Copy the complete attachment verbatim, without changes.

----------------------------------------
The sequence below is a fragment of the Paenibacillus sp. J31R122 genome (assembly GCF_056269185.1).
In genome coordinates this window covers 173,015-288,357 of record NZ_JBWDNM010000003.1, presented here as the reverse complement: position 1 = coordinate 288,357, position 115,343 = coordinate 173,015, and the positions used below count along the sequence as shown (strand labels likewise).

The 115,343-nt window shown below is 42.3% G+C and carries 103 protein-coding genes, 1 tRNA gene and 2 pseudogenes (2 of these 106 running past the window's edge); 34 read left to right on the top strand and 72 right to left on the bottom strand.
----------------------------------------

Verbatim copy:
The sequence below is a fragment of the Paenibacillus sp. J31R122 genome (assembly GCF_056269185.1).
In genome coordinates this window covers 173,015-288,357 of record NZ_JBWDNM010000003.1, presented here as the reverse complement: position 1 = coordinate 288,357, position 115,343 = coordinate 173,015, and the positions used below count along the sequence as shown (strand labels likewise).

The 115,343-nt window shown below is 42.3% G+C and carries 103 protein-coding genes, 1 tRNA gene and 2 pseudogenes (2 of these 106 running past the window's edge); 34 read left to right on the top strand and 72 right to left on the bottom strand.